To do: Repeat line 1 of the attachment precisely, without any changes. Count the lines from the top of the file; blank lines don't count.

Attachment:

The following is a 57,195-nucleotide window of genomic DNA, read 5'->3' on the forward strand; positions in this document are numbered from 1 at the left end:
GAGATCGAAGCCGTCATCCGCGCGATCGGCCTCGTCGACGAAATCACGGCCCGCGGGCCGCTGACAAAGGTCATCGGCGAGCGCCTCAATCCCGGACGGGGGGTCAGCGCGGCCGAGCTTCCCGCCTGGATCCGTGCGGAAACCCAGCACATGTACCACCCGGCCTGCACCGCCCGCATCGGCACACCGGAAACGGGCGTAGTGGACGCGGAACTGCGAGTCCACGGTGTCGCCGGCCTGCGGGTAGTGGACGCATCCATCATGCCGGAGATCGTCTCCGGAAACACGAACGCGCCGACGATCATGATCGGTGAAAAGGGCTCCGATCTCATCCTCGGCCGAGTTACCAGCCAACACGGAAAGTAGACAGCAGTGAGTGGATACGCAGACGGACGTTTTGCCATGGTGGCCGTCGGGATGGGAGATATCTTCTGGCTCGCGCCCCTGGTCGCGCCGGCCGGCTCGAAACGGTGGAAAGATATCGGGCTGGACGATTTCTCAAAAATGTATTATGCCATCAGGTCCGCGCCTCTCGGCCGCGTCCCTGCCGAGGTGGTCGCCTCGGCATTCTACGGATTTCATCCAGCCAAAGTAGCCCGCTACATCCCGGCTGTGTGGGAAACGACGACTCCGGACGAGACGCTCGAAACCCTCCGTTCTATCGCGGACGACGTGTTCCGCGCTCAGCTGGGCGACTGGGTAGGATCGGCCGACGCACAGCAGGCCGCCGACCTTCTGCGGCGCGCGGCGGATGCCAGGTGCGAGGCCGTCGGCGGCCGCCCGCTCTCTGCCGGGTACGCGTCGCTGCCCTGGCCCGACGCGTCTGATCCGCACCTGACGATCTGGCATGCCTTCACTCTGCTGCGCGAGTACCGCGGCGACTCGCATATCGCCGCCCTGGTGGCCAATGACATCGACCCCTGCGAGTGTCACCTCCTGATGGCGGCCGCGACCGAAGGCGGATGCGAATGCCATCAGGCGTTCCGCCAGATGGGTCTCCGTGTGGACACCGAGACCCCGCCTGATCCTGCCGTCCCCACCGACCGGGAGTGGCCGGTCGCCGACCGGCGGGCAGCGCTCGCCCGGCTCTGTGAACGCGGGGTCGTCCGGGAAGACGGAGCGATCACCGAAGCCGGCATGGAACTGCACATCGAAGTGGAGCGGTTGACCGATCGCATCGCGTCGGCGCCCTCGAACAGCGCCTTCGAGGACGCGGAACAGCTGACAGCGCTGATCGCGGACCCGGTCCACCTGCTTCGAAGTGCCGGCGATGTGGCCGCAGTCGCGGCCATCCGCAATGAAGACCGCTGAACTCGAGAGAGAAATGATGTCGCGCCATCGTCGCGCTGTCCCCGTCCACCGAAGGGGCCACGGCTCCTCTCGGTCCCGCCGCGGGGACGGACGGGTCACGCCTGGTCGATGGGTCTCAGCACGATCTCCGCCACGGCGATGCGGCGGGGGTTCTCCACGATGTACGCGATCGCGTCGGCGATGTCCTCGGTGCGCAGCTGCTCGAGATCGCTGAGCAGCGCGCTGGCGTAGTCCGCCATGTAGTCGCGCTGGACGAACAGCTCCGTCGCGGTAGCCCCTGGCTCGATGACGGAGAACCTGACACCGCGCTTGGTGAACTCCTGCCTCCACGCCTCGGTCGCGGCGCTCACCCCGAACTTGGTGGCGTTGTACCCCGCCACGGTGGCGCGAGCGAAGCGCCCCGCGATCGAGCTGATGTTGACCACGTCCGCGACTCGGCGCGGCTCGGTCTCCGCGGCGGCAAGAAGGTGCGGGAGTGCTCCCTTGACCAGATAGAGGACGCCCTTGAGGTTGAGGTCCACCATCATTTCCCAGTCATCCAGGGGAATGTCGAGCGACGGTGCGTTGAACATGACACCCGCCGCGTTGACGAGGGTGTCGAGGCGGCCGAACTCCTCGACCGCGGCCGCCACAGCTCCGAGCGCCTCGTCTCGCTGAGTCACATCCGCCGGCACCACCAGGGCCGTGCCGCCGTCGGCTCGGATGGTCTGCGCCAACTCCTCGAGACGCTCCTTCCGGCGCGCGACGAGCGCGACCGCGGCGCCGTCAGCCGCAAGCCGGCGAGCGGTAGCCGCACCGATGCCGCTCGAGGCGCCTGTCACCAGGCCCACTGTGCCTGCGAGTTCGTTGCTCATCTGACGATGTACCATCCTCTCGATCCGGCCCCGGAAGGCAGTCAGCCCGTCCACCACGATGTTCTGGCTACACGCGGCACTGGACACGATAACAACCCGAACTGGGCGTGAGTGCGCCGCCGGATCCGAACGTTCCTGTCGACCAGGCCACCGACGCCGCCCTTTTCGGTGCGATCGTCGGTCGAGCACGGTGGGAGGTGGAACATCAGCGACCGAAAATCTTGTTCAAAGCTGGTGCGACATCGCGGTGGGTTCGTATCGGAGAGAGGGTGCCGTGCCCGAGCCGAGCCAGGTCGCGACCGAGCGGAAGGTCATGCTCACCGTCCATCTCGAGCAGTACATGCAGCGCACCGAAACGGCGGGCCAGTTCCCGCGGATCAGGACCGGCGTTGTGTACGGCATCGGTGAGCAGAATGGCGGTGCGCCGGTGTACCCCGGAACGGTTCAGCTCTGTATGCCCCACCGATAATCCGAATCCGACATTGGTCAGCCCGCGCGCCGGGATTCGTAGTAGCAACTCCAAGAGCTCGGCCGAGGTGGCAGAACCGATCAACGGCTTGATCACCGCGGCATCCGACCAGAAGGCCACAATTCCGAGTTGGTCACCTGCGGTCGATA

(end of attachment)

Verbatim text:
The following is a 57,195-nucleotide window of genomic DNA, read 5'->3' on the forward strand; positions in this document are numbered from 1 at the left end: